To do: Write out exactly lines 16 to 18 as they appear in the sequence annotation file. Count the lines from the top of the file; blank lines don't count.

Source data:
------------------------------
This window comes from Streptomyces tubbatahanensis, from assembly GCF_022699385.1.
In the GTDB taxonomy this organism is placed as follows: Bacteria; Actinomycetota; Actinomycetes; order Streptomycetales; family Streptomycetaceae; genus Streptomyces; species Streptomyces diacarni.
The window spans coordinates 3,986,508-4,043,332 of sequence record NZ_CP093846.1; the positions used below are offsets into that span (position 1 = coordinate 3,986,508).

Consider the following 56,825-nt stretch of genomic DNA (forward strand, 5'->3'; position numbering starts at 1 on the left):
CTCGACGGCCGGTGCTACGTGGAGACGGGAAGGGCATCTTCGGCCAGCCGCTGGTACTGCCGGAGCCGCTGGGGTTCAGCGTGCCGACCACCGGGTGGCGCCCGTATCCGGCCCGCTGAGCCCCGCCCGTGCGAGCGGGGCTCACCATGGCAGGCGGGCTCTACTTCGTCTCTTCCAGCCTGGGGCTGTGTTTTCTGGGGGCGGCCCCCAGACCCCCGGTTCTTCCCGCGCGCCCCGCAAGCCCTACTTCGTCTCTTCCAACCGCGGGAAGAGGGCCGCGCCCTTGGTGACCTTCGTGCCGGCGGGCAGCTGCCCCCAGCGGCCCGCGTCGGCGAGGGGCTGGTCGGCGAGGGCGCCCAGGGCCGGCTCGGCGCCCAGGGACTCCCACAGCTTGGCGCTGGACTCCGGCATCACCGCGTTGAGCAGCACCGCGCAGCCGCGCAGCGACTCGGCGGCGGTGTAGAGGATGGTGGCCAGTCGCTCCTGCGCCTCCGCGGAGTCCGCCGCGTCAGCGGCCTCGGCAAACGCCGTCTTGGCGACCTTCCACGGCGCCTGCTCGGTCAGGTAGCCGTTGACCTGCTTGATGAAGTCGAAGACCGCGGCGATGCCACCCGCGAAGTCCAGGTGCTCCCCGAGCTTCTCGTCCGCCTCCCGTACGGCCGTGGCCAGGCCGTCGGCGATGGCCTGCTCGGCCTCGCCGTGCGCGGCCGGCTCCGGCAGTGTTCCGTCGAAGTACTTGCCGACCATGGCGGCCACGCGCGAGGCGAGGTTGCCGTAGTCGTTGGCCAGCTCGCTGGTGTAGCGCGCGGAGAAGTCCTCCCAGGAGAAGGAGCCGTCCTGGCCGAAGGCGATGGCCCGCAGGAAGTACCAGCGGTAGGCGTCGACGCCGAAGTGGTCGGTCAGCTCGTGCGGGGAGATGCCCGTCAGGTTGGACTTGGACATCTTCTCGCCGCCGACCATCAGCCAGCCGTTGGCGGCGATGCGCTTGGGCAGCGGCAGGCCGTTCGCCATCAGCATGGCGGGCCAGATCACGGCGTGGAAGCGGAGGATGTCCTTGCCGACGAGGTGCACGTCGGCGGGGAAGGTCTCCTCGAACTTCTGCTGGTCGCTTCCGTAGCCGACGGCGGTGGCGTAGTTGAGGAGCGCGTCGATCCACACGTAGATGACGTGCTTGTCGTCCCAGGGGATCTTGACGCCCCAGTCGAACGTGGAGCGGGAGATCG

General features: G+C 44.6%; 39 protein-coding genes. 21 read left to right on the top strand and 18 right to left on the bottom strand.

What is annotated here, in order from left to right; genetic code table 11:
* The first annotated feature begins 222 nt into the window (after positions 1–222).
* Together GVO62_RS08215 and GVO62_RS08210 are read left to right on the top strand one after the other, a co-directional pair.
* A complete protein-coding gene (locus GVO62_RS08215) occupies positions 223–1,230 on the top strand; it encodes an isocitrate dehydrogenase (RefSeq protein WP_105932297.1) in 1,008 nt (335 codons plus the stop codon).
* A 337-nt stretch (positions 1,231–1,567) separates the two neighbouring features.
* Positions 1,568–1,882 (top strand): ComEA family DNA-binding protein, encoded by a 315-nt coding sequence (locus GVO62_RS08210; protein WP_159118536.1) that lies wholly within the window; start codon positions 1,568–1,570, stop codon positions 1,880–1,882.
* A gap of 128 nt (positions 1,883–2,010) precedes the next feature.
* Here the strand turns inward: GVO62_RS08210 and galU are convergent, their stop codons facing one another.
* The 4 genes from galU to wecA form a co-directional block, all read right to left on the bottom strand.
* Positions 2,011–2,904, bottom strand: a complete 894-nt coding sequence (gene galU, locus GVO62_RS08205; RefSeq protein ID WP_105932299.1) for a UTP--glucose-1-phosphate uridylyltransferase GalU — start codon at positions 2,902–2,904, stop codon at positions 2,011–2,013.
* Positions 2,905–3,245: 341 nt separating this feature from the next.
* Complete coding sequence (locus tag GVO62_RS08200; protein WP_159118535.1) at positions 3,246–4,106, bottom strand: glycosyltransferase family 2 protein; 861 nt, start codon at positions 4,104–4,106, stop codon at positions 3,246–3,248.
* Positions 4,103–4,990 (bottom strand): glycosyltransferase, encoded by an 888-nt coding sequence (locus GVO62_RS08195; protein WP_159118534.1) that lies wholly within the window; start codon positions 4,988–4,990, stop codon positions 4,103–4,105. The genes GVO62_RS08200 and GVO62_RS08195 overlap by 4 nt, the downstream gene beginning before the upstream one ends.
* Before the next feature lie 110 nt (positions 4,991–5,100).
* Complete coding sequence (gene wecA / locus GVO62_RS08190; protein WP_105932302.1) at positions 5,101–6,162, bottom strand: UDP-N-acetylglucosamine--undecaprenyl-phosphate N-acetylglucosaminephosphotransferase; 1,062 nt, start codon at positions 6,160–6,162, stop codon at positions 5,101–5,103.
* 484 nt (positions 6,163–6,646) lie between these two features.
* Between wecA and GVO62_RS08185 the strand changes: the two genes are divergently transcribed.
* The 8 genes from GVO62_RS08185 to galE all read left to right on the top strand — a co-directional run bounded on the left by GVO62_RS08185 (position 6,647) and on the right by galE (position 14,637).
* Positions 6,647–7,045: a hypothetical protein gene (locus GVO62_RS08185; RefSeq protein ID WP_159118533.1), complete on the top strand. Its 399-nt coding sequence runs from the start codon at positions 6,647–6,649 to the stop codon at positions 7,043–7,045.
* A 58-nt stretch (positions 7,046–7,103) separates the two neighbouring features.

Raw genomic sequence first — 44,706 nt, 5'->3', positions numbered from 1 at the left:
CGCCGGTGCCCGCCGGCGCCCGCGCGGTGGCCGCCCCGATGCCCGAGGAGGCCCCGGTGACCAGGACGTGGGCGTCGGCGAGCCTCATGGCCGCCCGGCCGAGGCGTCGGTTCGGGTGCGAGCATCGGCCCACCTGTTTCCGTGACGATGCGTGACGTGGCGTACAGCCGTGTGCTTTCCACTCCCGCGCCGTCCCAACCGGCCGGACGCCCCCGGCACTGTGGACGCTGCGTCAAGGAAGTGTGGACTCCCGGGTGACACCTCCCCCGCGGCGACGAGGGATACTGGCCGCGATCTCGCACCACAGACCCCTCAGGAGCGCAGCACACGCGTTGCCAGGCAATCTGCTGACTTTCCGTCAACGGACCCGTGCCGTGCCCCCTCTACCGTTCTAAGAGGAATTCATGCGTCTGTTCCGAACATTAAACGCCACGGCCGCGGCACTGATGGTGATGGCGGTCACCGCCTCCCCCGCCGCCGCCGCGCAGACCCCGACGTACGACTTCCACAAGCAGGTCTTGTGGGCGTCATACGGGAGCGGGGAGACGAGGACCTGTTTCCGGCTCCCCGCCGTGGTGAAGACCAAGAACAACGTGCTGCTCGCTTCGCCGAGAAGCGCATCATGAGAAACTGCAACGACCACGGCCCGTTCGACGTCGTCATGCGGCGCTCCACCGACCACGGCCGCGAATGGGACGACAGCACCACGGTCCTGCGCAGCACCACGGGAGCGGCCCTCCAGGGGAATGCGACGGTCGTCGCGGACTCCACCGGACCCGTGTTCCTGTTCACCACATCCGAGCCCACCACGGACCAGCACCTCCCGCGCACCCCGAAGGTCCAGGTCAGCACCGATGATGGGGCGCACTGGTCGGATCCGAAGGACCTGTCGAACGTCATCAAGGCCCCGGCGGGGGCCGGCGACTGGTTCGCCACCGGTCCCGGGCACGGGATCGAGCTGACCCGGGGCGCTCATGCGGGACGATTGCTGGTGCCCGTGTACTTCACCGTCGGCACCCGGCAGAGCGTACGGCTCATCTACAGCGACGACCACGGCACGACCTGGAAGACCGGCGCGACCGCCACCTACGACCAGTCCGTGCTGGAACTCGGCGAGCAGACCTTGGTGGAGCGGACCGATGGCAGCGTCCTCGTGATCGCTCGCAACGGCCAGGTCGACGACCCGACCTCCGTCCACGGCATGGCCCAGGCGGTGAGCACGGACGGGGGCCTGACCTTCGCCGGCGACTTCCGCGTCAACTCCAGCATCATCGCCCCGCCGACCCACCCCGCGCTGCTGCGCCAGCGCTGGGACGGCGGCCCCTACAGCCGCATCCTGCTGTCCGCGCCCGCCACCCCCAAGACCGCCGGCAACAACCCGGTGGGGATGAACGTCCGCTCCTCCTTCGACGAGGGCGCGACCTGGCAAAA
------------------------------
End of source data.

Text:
* Positions 2,011–2,904, bottom strand: a complete 894-nt coding sequence (gene galU, locus GVO62_RS08205; RefSeq protein ID WP_105932299.1) for a UTP--glucose-1-phosphate uridylyltransferase GalU — start codon at positions 2,902–2,904, stop codon at positions 2,011–2,013.
* Positions 2,905–3,245: 341 nt separating this feature from the next.
* Complete coding sequence (locus tag GVO62_RS08200; protein WP_159118535.1) at positions 3,246–4,106, bottom strand: glycosyltransferase family 2 protein; 861 nt, start codon at positions 4,104–4,106, stop codon at positions 3,246–3,248.